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Jack Strong by Walter Mosley

Jack Strong by Walter Mosley

Like most people, I have many faults. Some are minor, others neutral in their effect on me and my life. Among the latter is my somewhat obsessional approach to reading. If I find an author who hits the spot, I try to read all his or her work. Numbered in this select band is Walter Mosley whose work I’ve been reading for the last twenty years. Although I confess to finding some of his science fiction and more metaphorical fiction didactic and less interesting, I have persevered. Which brings me to Jack Strong (Open Road Media, 2014) This boasts the subtitle: A story of life after life. This is novella length and obviously intended as the first two chapters of a novel, which is slightly unfortunate, because unlike a formally constructed short story/novelette which reaches a natural conclusion, this stops rather arbitrarily as our titular protagonist leaves the nest of his awakening and sets off on his quest.

Walter Mosley as seen by David Burnett

Walter Mosley as seen by David Burnett

We’re back in the land populated by one of the fairly standard SFnal ideas. This time, we’re following along the track developed by Lois McMaster Bujold in Mirror Dance where a man not only develops multiple personalities, but gets some degree of control over which personality shall take the wheel, given the needs of the particular circumstances. Our protagonist, Jack Strong, seems to be in the same situation as Donovan in the series of Spiral Arm novels by Michael Flynn in that the multiple personalities have been induced artificially. In the first pages of this ebook, Jack dreams scenes from the lives of many people.

When he wakes, he finds himself in a fairly anonymous hotel room. When he comes down to reception, he discovers his room has been paid in advance and that his car is parked outside. As he slowly comes to full consciousness, he begins to realise he has access to the memories and abilities of many people. These are real people but they seem to be dead, i.e. we’re blurring the genre line with fantasy and supernatural elements. They represent a cross section of the community including individuals from both ends of the spectrum of good and evil. One might be a serial killer who moved around the country hitch-hiking. Another might have been a priest of rare knowledge and high spiritual morality. In between comes the mass of humanity. Some faceless and only possessing minor skills and abilities. Others were highly trained as soldiers or gamblers, grifters and criminals. In other words, Jack has a wealth of experience and abilities to call on but, if this is a democracy, getting many of these personalities to agree on any particular course of action is challenging.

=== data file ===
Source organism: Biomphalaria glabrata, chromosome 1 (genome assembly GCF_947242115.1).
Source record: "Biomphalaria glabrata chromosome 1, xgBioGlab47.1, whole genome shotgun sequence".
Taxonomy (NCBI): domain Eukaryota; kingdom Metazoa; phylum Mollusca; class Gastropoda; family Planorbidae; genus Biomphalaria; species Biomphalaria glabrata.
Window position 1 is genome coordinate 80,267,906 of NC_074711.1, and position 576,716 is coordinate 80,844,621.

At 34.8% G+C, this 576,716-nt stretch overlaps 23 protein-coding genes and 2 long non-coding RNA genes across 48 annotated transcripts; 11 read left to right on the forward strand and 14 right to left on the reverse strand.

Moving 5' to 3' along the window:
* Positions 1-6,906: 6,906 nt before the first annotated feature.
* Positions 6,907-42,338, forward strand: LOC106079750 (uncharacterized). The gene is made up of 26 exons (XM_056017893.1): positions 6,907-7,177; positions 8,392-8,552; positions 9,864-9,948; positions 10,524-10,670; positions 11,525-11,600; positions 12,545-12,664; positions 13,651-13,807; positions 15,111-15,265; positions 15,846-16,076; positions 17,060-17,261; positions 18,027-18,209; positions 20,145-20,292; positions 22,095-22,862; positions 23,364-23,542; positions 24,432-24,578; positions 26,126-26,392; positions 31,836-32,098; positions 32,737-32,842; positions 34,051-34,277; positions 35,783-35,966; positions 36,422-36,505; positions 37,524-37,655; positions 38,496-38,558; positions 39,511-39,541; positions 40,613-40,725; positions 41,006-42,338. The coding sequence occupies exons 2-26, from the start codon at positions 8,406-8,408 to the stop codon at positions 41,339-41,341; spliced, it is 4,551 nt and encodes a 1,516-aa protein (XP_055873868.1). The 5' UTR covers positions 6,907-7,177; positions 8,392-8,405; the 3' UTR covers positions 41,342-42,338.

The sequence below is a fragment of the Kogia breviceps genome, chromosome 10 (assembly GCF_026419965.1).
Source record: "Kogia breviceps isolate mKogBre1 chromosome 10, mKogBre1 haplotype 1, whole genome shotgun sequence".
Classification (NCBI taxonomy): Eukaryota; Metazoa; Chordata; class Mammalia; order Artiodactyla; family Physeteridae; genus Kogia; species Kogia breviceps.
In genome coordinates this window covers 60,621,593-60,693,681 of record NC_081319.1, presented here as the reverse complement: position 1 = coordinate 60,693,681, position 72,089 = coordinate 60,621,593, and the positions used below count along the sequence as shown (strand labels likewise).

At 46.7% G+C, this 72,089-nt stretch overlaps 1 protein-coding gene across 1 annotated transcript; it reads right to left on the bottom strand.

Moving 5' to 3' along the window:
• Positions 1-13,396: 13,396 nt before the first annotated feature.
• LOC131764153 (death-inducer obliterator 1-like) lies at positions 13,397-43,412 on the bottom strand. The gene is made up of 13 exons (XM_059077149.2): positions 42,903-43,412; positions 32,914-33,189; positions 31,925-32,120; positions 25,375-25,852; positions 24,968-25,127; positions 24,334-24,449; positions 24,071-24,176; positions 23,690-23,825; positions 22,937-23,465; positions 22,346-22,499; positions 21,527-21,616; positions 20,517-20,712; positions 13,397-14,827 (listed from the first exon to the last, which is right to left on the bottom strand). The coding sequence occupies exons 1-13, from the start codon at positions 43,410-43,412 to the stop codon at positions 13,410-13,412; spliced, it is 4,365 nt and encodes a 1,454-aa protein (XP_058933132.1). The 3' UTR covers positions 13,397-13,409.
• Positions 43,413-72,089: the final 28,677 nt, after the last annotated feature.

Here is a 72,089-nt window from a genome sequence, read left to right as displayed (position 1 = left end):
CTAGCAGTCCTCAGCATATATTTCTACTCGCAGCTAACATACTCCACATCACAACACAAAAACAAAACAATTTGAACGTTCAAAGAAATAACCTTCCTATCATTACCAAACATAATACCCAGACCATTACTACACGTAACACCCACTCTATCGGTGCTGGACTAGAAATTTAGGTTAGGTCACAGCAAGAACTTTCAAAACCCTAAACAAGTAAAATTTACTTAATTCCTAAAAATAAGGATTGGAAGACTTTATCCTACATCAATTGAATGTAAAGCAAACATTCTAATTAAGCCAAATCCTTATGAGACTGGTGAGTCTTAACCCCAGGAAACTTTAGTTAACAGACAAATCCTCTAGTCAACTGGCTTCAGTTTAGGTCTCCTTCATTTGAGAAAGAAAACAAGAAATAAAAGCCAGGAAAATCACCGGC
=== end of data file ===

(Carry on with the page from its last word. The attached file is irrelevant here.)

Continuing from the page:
The first personality to begin influencing Jack’s actions turns out to be on the hit-list of some local gangsters. Because this fact is not immediately obvious to Jack, he inadvertently finds himself in extreme danger and has to go on from there. Fortunately, he has another personality who was in the FBI and is able to make contact with a real-world person who can help out. So, for the length of this relatively short extract, we’re in fairly well-travelled territory as our hero who finds himself in the body of a crook has to extricate himself and find somewhere safe to hide. While this is playing out, he also becomes aware of a man monitoring his actions. Presumably, as the novel progresses, we will see this as representing the essential mystery to solve. Who has performed this “scientific marvel” by collecting all these people together in one body? What is their purpose? and so on. As it stands, it’s pushing all the right buttons and ends frustratingly as he leaves Las Vegas for points unknown. Hopefully, the rest of the book will be completed soon and we’ll all be able to see whether the idea develops coherently and finishes satisfactorily. So far, so good, i.e. I recommend it as vintage Mosley and, hopefully, he’ll keep away from his tendency to didacticism and stay with the action plotting.

For reviews of other books by Walter Mosley, see:
All I Did Was Shoot My Man
Blonde Faith
The Gift of Fire and On the Head of the Pin
Known To Evil
Little Green
The Long Fall
Merge and Disciple
When the Thrill Is Gone

  1. June 27, 2014 at 8:19 pm

    Reblogged this on carolkean and commented:
    NetGalley sent me this novella, which has a provocative book cover and title, an intriguing premise, and an author with years of publishing credentials. It sounded like something from a category I love, best represented (among stories I’ve read so far) by John L. Monk’s novel “Kick.” However, this novel begins in a confusing way, with no obvious indication that the POV shifts from one person to another, and all these personages reside within one man’s head. If you can survive the first few pages, you’ll reach the oddly stitched body of a man with multiple parts from various dead people. It’s a new take on the Frankenstein monster with multiple personality disorder. In every situation, various people comment and offer suggestions on how to respond, and the original man, whoever he is, somehow has to find balance and exercise control over the competing ideas, insights and impulses (some of which are wise, some homicidal). The novella ends quite abruptly, leaving the door open wide to…you guessed it…a sequel. The prose is often clumsy, and I’ll post examples later on. Books that don’t allow Kindle sharing require more time and effort for me to post excerpts. In all, would I pay $4 for this or urge my friends to? No.

    • June 27, 2014 at 11:49 pm

      It’s always interesting to see a different point of view.

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